Center Stage

Sophomore expresses her love of dance competiitons

Story by Emily McMaster, staff writer

You wait patiently behind the curtains, the routine constantly running through your head.  Trying not to watch the performer in front of you, for it could make the nerves increase to the extreme, you check your bedazzled costume. You take one final breath as the announcer speaks your name over the speaker, plaster a smile on your face, and walk out to center stage overlooking complete darkness behind a panel of judges.  One click of the play button and the stage is yours.

Many people may say football season is the best time of the school year, but for me I always await the springtime dance competitions.  I’m not saying I don’t enjoy kicking on the football field with the other Highsteppers, but competition season allows me to perform my individual style of dance.

My favorite styles of dance are lyrical and jazz. In these dances I get to show my personality or tell a story to the audience. Football season does not include these two styles often, so I much look forward to the competitions in the spring.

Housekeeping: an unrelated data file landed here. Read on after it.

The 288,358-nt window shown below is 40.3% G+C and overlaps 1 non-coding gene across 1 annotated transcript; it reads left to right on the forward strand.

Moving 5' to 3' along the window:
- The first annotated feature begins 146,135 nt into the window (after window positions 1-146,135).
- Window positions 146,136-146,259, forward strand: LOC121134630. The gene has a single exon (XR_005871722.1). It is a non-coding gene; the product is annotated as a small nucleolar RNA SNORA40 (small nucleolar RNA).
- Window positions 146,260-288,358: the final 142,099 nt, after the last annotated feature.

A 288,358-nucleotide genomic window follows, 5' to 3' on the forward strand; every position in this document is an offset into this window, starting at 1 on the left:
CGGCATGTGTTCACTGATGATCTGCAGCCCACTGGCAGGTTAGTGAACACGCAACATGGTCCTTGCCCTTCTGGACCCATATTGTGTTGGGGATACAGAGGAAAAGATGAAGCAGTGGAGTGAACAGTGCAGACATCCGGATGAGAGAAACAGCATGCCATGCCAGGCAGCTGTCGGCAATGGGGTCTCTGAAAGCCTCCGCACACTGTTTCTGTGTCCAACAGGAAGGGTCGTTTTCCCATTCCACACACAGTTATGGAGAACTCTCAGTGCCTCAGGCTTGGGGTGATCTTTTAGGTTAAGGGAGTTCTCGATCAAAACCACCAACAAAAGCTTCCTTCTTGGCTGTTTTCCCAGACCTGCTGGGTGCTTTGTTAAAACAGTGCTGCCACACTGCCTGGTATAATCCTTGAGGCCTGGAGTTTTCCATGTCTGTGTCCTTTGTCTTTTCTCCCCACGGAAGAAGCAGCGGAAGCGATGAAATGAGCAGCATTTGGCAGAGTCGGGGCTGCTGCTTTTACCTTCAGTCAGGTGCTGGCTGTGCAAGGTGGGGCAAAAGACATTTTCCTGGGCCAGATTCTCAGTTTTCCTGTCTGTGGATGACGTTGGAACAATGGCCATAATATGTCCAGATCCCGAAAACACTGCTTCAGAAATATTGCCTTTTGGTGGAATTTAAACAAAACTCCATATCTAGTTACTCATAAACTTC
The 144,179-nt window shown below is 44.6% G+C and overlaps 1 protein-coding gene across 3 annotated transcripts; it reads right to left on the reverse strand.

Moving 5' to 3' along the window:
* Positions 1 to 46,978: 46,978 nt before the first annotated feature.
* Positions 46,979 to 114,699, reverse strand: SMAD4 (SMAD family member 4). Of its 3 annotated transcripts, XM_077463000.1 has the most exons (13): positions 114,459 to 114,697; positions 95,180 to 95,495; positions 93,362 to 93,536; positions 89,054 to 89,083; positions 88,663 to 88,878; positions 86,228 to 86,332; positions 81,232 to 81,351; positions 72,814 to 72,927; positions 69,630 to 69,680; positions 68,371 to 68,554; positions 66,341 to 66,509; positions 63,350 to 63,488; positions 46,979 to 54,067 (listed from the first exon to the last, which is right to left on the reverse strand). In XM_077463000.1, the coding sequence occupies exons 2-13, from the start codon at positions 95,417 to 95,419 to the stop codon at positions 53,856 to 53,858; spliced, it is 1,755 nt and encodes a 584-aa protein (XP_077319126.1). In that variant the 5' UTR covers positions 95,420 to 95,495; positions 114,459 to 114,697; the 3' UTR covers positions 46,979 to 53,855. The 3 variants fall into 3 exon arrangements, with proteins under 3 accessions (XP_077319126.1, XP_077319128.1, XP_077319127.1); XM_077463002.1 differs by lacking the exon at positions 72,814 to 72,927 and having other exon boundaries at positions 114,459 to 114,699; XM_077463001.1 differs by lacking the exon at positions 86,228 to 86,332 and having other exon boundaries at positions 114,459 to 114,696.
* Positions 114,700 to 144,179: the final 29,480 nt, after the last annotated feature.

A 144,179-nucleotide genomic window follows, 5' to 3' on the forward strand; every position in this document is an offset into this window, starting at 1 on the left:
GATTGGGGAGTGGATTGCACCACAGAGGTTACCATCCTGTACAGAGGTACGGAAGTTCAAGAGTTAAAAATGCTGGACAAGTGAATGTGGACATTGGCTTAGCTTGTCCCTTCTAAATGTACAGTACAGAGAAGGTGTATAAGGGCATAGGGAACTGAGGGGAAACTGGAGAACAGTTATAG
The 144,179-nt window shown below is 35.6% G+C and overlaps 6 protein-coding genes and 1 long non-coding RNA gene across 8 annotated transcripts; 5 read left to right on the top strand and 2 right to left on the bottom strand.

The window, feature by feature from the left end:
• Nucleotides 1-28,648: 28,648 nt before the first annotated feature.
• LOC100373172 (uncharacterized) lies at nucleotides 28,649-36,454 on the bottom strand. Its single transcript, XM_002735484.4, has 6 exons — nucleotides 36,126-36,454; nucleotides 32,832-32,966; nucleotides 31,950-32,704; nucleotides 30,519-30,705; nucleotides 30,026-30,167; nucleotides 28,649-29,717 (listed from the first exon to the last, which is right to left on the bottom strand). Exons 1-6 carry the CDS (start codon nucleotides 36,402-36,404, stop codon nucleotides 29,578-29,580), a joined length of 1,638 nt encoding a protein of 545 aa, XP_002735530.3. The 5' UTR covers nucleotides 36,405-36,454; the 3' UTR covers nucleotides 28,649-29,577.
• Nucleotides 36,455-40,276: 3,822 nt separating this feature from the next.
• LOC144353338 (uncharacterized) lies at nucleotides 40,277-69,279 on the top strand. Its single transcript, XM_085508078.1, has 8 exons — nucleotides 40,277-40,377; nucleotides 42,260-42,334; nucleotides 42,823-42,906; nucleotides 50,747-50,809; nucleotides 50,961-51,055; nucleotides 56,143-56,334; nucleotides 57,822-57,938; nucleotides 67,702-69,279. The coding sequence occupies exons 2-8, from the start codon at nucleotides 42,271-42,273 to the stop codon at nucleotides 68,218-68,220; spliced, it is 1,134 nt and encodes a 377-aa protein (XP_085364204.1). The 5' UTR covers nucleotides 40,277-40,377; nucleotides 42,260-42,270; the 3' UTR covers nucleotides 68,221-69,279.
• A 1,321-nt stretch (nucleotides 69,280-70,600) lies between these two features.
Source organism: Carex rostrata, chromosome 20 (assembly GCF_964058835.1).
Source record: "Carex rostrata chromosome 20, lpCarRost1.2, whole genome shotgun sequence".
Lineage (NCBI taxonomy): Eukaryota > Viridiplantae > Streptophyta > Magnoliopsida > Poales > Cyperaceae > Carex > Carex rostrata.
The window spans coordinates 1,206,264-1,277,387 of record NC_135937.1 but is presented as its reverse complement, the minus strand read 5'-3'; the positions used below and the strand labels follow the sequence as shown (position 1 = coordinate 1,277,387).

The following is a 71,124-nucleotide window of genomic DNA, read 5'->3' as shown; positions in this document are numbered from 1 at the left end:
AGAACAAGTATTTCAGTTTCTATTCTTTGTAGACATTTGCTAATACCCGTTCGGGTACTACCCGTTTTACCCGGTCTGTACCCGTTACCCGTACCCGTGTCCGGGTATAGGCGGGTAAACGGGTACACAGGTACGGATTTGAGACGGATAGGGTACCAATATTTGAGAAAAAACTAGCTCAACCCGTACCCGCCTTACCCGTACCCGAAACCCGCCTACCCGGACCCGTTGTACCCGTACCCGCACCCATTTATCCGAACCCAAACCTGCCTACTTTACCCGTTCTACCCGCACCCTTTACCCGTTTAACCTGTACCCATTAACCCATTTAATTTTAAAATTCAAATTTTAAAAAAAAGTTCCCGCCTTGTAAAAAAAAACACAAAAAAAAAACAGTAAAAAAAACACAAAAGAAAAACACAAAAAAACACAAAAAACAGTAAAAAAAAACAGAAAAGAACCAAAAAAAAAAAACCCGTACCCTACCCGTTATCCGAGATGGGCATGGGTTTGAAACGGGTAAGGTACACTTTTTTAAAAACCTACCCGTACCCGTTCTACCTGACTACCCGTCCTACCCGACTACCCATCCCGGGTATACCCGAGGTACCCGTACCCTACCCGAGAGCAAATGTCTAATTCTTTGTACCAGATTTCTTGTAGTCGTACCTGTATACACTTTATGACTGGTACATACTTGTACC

Some may not see the difference between the two. Technically both field routines and competition dances are “just dancing.” However, field routines include strict movements unified with a team while competition dances can include more free flow movements, such as lyrical, where one can show more personality.

To me, competition season is a time where I can immensely improve my dancing.  I see judges as people who are spending their time helping me with my hobby.  Along with this, competitions give out scholarship money, allow me to make new friends and observe others to see where I can improve myself.

Along with performing as a team with both Highsteppers and my studio, my favorite part of competition is getting to perform a solo of my choice.  Team dances are also fun and I truly believe the best way a team can grow is going for the gold, but solos allow me to put forth my own unique style.

Although competition routines take hours of hard work, the audience’s applause at the end of the dance is rewarding enough. Besides this, many competitive dancers will agree that the awards ceremony, where each dance is given a general and overall ranking, is the most exciting part.  Receiving my score and corrections at the end just prepares me for a better performance next time I take center stage.